Pro 100 Long term storage

berttheghost

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How are you going to do it to lower the risk?
IMHO, the best answer for most customers is to buy a brand new part with warranty and installation instructions from an authorized Canon parts reseller. If the parts droid on the phone doesn't ask for both printer model and serial number, consider trying another parts droid or risk getting the wrong part. Stay away from non-authorized resellers. The price might be right but the part might not be.

If swapping parts from a donor printer, ensure that the donor printer's parts are compatible with your own. Manufacturers change product designs during production for a variety of reasons bur mostly for cost reduction; for example, cost of warranty claims. The printer's serial number is used to identify different production variations. Are there different production variants of the pixma pro-100 out there now?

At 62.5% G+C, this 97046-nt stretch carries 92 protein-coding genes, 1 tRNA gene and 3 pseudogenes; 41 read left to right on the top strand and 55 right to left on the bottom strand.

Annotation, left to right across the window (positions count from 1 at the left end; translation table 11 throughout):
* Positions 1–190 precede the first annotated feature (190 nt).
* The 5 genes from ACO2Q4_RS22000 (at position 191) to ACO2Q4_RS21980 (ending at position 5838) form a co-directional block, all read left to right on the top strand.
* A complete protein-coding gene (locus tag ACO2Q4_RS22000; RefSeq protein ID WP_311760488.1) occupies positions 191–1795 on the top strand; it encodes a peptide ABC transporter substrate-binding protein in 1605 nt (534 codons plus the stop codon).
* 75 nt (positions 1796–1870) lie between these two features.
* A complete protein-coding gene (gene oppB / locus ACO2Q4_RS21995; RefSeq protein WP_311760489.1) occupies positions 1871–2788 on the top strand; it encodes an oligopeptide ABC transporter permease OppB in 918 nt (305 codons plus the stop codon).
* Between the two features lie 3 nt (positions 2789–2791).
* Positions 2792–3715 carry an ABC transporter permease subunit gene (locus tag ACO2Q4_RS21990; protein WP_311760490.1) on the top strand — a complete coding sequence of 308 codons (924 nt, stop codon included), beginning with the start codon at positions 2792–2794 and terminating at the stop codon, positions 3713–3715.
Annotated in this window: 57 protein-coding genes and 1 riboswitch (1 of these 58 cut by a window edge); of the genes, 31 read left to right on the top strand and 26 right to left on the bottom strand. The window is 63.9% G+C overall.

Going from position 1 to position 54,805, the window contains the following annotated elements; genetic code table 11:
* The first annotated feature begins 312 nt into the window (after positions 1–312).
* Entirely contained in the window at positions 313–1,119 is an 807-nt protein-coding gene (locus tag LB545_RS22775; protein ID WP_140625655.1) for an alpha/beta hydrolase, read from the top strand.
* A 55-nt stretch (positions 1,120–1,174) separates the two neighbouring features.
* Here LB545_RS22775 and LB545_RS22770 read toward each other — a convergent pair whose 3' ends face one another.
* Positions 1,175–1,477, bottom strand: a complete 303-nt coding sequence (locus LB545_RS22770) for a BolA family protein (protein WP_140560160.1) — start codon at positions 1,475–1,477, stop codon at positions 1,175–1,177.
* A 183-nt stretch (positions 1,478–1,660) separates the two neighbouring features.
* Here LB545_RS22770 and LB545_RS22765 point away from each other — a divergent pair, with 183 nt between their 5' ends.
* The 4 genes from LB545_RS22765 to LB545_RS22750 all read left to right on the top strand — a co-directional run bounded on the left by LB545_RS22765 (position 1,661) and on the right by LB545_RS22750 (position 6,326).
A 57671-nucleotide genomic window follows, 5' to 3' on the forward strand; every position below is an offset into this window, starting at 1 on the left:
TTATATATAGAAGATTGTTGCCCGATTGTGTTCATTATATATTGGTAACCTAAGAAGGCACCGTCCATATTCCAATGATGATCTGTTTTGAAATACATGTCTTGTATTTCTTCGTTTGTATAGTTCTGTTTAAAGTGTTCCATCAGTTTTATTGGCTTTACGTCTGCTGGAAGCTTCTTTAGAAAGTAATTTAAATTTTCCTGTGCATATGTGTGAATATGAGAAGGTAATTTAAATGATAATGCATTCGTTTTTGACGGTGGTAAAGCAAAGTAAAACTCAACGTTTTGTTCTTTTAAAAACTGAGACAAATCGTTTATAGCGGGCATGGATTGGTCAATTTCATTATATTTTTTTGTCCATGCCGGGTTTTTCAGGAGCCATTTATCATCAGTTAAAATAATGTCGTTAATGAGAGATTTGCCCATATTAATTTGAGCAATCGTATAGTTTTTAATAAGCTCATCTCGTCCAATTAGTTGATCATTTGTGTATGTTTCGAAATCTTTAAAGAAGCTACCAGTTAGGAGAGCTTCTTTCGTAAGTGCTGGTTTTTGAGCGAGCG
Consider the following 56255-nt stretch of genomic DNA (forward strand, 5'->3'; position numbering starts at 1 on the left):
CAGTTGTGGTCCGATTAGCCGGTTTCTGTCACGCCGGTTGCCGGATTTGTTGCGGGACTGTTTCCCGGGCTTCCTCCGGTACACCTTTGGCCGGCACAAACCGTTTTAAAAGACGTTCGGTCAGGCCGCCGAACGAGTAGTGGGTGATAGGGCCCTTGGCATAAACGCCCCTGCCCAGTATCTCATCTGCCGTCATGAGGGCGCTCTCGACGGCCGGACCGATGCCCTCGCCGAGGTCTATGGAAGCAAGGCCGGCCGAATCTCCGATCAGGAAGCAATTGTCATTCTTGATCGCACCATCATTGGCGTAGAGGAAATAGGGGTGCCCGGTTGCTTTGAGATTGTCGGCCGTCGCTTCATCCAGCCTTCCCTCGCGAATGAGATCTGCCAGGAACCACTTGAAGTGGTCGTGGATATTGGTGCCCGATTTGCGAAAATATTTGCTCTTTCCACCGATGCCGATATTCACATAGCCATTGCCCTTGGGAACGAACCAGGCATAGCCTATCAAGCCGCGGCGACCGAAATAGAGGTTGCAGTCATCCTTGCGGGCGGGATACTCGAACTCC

WRT the suggestion to leave the head in the donor printer with a set of fresh carts, the storage life of the donor head will be limited by the service life of the fresh carts. It doesn't even matter whether the fresh carts are oem or aftermarket. The risk from expired ink/carts might be reduced by replacing the carts with fresh ones when their service life expires and running a deep clean to purge any old ink left in the head.
 

The Hat

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I have a slightly different problem.I can get a "like new" pro-100. I have immediate use for the partially used carts but I want to store the print head for backup way down the road. What is the best way to do this?
I have several print heads in storage and I store them all dry, and when I need to use one of them, I pour generous amounts of pharmacists’ solution into the inlets and leave it to stand for ½ an hour, then shake dry and use.

The fact that the printer has not been used for some time helps the print head climatize itself to ink once again by the vigorous cleaning cycle it gives it, which leaves it more than ready to print...

I also use the pharmacist solution to clean the head before I put them into hibernation dry, I am however not recommending this as the correct way to store a print head, but it works fine for me...